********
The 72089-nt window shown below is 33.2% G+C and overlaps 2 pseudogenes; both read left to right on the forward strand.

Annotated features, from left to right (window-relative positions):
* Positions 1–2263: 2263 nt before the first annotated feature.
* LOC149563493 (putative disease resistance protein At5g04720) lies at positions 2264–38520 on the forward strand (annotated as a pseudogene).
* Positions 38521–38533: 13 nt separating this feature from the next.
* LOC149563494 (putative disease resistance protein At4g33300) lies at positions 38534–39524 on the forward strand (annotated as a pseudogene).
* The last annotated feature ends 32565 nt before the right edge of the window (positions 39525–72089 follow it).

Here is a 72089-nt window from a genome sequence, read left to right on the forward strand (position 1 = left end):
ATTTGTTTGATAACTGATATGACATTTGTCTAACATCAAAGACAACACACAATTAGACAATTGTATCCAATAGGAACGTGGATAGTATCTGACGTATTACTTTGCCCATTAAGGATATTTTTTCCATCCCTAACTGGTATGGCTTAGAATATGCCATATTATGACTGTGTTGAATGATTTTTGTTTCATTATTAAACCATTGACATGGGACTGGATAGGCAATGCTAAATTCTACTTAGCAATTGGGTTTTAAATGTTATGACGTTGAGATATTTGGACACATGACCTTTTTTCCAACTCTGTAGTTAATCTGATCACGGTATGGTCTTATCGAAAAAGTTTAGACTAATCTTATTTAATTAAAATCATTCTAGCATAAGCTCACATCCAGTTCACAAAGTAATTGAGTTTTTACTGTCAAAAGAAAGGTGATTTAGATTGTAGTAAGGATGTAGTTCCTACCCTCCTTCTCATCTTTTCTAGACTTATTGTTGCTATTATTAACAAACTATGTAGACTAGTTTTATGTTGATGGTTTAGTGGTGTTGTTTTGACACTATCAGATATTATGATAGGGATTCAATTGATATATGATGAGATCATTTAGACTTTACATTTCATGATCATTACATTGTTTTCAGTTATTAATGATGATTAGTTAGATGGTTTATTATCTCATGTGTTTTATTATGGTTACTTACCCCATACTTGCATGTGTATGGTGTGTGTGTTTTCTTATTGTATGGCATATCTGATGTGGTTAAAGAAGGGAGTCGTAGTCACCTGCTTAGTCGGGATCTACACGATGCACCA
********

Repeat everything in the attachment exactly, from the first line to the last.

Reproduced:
The 72089-nt window shown below is 33.2% G+C and overlaps 2 pseudogenes; both read left to right on the forward strand.

Annotated features, from left to right (window-relative positions):
* Positions 1–2263: 2263 nt before the first annotated feature.
* LOC149563493 (putative disease resistance protein At5g04720) lies at positions 2264–38520 on the forward strand (annotated as a pseudogene).
* Positions 38521–38533: 13 nt separating this feature from the next.
* LOC149563494 (putative disease resistance protein At4g33300) lies at positions 38534–39524 on the forward strand (annotated as a pseudogene).
* The last annotated feature ends 32565 nt before the right edge of the window (positions 39525–72089 follow it).

Here is a 72089-nt window from a genome sequence, read left to right on the forward strand (position 1 = left end):
ATTTGTTTGATAACTGATATGACATTTGTCTAACATCAAAGACAACACACAATTAGACAATTGTATCCAATAGGAACGTGGATAGTATCTGACGTATTACTTTGCCCATTAAGGATATTTTTTCCATCCCTAACTGGTATGGCTTAGAATATGCCATATTATGACTGTGTTGAATGATTTTTGTTTCATTATTAAACCATTGACATGGGACTGGATAGGCAATGCTAAATTCTACTTAGCAATTGGGTTTTAAATGTTATGACGTTGAGATATTTGGACACATGACCTTTTTTCCAACTCTGTAGTTAATCTGATCACGGTATGGTCTTATCGAAAAAGTTTAGACTAATCTTATTTAATTAAAATCATTCTAGCATAAGCTCACATCCAGTTCACAAAGTAATTGAGTTTTTACTGTCAAAAGAAAGGTGATTTAGATTGTAGTAAGGATGTAGTTCCTACCCTCCTTCTCATCTTTTCTAGACTTATTGTTGCTATTATTAACAAACTATGTAGACTAGTTTTATGTTGATGGTTTAGTGGTGTTGTTTTGACACTATCAGATATTATGATAGGGATTCAATTGATATATGATGAGATCATTTAGACTTTACATTTCATGATCATTACATTGTTTTCAGTTATTAATGATGATTAGTTAGATGGTTTATTATCTCATGTGTTTTATTATGGTTACTTACCCCATACTTGCATGTGTATGGTGTGTGTGTTTTCTTATTGTATGGCATATCTGATGTGGTTAAAGAAGGGAGTCGTAGTCACCTGCTTAGTCGGGATCTACACGATGCACCA